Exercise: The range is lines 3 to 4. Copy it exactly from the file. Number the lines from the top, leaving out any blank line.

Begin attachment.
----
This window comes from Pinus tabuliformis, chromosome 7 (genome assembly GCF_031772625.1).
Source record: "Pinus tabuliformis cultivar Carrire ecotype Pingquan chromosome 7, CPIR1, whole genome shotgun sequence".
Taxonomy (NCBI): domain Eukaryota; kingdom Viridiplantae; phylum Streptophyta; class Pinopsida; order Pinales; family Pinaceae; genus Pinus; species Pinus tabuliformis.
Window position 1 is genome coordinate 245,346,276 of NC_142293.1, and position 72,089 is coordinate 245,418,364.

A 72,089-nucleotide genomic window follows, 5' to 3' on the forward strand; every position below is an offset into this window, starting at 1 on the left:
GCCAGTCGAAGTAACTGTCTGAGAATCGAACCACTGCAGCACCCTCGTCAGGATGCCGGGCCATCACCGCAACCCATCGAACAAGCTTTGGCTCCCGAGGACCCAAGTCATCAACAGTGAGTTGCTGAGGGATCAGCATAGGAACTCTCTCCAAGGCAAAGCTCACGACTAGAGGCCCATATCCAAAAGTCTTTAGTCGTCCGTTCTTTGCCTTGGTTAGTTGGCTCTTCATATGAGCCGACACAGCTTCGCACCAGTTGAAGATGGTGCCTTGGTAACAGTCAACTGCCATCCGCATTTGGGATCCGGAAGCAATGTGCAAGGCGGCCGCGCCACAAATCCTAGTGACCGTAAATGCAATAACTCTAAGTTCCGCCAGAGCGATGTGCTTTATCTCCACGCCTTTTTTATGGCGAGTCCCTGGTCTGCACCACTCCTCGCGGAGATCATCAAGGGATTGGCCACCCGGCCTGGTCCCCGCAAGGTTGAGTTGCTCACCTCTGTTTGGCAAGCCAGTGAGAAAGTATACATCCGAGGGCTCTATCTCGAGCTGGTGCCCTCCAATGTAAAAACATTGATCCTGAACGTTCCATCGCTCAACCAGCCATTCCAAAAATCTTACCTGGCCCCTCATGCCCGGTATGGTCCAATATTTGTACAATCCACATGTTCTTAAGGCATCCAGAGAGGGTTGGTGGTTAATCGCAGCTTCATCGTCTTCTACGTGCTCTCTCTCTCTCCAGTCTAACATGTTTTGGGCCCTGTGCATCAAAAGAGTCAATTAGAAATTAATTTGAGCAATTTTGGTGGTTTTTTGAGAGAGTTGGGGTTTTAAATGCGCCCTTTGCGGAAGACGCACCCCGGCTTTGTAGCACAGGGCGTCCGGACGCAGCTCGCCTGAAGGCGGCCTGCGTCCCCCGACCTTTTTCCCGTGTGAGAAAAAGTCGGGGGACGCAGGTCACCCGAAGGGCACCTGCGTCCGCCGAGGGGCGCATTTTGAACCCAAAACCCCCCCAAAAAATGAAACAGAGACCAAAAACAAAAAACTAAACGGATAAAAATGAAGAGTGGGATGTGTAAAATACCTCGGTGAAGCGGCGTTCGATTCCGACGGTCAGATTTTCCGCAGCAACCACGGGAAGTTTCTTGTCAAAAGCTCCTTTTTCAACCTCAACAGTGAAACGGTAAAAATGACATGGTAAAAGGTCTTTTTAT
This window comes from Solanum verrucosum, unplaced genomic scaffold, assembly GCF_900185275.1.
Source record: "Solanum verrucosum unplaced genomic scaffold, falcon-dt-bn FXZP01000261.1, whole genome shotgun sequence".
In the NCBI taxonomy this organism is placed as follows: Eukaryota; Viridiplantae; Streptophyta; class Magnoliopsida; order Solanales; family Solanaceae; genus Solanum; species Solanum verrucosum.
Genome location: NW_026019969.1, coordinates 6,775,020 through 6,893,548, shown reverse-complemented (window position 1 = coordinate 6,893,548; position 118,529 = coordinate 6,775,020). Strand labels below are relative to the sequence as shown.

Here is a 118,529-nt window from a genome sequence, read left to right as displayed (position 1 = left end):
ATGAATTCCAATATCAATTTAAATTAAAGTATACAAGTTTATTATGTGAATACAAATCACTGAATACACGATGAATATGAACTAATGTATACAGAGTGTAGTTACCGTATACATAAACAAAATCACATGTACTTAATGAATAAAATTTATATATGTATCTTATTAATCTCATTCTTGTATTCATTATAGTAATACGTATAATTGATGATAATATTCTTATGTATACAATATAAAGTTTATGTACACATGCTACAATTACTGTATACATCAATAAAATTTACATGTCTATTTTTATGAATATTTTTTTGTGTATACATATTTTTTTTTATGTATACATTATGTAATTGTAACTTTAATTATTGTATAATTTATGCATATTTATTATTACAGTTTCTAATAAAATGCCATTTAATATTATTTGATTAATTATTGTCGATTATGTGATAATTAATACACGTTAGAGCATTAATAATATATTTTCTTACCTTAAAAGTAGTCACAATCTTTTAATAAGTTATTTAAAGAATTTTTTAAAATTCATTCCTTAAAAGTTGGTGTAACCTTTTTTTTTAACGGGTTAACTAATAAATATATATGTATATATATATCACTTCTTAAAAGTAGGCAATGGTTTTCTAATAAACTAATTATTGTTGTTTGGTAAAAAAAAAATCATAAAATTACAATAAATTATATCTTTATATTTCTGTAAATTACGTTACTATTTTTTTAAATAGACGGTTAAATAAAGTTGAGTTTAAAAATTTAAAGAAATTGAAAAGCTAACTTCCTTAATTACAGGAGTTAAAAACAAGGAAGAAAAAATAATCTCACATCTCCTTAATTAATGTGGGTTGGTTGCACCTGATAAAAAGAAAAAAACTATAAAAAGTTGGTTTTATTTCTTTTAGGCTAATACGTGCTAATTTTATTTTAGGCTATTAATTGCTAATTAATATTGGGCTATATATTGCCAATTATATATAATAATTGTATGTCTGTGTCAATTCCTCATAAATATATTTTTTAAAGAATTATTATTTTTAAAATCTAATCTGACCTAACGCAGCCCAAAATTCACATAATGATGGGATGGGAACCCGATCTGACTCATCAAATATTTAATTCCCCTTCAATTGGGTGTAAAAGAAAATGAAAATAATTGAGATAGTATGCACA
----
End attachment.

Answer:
Taxonomy (NCBI): domain Eukaryota; kingdom Viridiplantae; phylum Streptophyta; class Pinopsida; order Pinales; family Pinaceae; genus Pinus; species Pinus tabuliformis.
Window position 1 is genome coordinate 245,346,276 of NC_142293.1, and position 72,089 is coordinate 245,418,364.